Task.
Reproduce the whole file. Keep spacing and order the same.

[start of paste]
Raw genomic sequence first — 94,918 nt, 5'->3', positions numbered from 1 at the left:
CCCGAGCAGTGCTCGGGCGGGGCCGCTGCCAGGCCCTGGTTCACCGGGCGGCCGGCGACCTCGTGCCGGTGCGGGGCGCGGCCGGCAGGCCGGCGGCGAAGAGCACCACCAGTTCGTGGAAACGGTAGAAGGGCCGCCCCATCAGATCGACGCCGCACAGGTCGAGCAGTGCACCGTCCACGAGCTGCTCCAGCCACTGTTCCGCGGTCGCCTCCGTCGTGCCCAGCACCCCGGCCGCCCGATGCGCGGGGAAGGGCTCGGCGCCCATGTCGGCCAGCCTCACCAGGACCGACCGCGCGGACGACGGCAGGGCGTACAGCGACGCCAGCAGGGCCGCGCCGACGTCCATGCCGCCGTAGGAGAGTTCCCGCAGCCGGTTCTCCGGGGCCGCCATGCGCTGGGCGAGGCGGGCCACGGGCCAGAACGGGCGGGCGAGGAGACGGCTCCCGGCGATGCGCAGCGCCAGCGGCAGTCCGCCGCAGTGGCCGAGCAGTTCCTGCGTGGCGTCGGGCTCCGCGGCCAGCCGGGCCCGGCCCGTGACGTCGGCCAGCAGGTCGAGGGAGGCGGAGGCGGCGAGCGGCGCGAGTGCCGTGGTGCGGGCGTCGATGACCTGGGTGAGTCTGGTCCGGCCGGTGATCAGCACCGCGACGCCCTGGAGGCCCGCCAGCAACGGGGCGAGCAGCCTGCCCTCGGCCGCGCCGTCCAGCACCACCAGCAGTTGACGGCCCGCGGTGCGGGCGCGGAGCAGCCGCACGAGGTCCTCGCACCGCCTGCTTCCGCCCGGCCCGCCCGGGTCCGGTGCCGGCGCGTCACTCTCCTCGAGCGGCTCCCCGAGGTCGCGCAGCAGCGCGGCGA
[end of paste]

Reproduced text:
Raw genomic sequence first — 94,918 nt, 5'->3', positions numbered from 1 at the left:
CCCGAGCAGTGCTCGGGCGGGGCCGCTGCCAGGCCCTGGTTCACCGGGCGGCCGGCGACCTCGTGCCGGTGCGGGGCGCGGCCGGCAGGCCGGCGGCGAAGAGCACCACCAGTTCGTGGAAACGGTAGAAGGGCCGCCCCATCAGATCGACGCCGCACAGGTCGAGCAGTGCACCGTCCACGAGCTGCTCCAGCCACTGTTCCGCGGTCGCCTCCGTCGTGCCCAGCACCCCGGCCGCCCGATGCGCGGGGAAGGGCTCGGCGCCCATGTCGGCCAGCCTCACCAGGACCGACCGCGCGGACGACGGCAGGGCGTACAGCGACGCCAGCAGGGCCGCGCCGACGTCCATGCCGCCGTAGGAGAGTTCCCGCAGCCGGTTCTCCGGGGCCGCCATGCGCTGGGCGAGGCGGGCCACGGGCCAGAACGGGCGGGCGAGGAGACGGCTCCCGGCGATGCGCAGCGCCAGCGGCAGTCCGCCGCAGTGGCCGAGCAGTTCCTGCGTGGCGTCGGGCTCCGCGGCCAGCCGGGCCCGGCCCGTGACGTCGGCCAGCAGGTCGAGGGAGGCGGAGGCGGCGAGCGGCGCGAGTGCCGTGGTGCGGGCGTCGATGACCTGGGTGAGTCTGGTCCGGCCGGTGATCAGCACCGCGACGCCCTGGAGGCCCGCCAGCAACGGGGCGAGCAGCCTGCCCTCGGCCGCGCCGTCCAGCACCACCAGCAGTTGACGGCCCGCGGTGCGGGCGCGGAGCAGCCGCACGAGGTCCTCGCACCGCCTGCTTCCGCCCGGCCCGCCCGGGTCCGGTGCCGGCGCGTCACTCTCCTCGAGCGGCTCCCCGAGGTCGCGCAGCAGCGCGGCGA